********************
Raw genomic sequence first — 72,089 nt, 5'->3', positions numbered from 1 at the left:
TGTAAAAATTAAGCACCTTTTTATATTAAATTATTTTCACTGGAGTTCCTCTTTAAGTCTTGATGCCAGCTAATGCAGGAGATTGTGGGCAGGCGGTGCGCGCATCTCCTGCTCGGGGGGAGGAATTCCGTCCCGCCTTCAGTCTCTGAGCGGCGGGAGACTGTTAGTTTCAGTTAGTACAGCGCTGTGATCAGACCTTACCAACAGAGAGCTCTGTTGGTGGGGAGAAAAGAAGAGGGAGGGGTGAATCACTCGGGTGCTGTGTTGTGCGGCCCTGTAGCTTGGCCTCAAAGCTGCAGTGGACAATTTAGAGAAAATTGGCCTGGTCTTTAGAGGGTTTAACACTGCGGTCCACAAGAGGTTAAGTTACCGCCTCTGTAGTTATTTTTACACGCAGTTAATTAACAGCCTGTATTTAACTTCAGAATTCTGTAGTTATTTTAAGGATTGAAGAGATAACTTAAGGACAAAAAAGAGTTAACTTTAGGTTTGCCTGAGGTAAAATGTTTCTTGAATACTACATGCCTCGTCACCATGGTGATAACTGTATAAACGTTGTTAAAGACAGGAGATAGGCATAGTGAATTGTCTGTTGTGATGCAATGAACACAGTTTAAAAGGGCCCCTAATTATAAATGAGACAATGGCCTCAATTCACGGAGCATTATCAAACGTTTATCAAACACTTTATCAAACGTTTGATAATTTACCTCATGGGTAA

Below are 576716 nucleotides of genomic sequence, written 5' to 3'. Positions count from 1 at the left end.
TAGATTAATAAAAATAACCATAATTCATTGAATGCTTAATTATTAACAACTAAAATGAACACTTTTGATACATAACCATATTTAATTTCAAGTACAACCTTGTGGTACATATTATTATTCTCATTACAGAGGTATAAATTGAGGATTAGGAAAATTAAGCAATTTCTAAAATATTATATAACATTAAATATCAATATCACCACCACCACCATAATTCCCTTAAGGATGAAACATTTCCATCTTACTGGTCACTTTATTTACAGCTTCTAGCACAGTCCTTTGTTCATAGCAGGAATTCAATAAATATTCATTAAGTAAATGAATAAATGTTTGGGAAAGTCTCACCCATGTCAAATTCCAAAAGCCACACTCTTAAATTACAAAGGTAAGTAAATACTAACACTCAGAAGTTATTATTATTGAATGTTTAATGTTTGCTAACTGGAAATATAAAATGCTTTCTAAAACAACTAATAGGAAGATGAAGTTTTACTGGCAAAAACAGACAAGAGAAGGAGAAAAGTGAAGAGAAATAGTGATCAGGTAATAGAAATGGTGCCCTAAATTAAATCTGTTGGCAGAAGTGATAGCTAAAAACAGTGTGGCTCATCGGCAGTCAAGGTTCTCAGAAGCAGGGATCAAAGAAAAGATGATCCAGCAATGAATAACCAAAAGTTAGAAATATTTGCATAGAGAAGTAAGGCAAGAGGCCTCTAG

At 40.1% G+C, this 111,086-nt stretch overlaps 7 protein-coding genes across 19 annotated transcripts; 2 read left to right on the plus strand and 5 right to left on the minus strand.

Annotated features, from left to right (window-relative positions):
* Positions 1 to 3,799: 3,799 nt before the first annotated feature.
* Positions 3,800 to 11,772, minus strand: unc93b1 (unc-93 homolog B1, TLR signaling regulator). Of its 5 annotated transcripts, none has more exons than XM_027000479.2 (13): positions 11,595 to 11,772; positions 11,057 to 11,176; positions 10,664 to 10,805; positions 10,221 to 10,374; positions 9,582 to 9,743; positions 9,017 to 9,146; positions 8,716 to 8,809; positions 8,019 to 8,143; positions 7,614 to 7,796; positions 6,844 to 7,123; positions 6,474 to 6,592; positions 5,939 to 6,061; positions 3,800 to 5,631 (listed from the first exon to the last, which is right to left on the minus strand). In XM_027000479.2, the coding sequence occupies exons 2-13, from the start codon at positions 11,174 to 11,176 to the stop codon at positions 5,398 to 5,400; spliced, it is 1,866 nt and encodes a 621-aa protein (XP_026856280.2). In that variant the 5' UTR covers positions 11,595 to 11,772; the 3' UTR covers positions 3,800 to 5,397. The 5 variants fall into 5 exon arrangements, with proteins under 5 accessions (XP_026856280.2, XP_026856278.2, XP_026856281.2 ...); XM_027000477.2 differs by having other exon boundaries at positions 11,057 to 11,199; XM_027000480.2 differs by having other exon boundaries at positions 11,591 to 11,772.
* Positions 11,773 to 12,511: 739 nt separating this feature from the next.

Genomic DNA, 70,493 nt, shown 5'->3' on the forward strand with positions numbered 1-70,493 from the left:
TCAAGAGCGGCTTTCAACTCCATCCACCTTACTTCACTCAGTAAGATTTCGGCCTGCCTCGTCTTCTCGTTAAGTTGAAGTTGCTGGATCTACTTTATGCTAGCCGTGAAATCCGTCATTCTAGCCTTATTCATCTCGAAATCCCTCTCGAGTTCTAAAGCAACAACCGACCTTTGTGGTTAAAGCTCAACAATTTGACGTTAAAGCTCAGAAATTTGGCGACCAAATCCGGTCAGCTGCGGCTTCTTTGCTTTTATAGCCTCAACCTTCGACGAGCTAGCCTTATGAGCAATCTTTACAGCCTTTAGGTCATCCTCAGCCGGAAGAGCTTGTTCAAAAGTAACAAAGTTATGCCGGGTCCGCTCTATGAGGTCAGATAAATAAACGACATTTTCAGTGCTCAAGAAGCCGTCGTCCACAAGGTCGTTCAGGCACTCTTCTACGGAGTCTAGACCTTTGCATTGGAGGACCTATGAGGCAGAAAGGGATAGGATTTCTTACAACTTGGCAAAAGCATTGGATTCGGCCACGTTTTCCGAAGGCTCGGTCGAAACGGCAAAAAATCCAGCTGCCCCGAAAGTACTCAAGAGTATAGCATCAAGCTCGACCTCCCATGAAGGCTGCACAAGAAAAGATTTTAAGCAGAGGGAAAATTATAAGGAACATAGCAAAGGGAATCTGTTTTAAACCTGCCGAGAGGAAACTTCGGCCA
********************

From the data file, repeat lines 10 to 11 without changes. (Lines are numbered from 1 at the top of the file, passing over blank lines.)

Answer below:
Genomic DNA, 70,493 nt, shown 5'->3' on the forward strand with positions numbered 1-70,493 from the left:
TCAAGAGCGGCTTTCAACTCCATCCACCTTACTTCACTCAGTAAGATTTCGGCCTGCCTCGTCTTCTCGTTAAGTTGAAGTTGCTGGATCTACTTTATGCTAGCCGTGAAATCCGTCATTCTAGCCTTATTCATCTCGAAATCCCTCTCGAGTTCTAAAGCAACAACCGACCTTTGTGGTTAAAGCTCAACAATTTGACGTTAAAGCTCAGAAATTTGGCGACCAAATCCGGTCAGCTGCGGCTTCTTTGCTTTTATAGCCTCAACCTTCGACGAGCTAGCCTTATGAGCAATCTTTACAGCCTTTAGGTCATCCTCAGCCGGAAGAGCTTGTTCAAAAGTAACAAAGTTATGCCGGGTCCGCTCTATGAGGTCAGATAAATAAACGACATTTTCAGTGCTCAAGAAGCCGTCGTCCACAAGGTCGTTCAGGCACTCTTCTACGGAGTCTAGACCTTTGCATTGGAGGACCTATGAGGCAGAAAGGGATAGGATTTCTTACAACTTGGCAAAAGCATTGGATTCGGCCACGTTTTCCGAAGGCTCGGTCGAAACGGCAAAAAATCCAGCTGCCCCGAAAGTACTCAAGAGTATAGCATCAAGCTCGACCTCCCATGAAGGCTGCACAAGAAAAGATTTTAAGCAGAGGGAAAATTATAAGGAACATAGCAAAGGGAATCTGTTTTAAACCTGCCGAGAGGAAACTTCGGCCA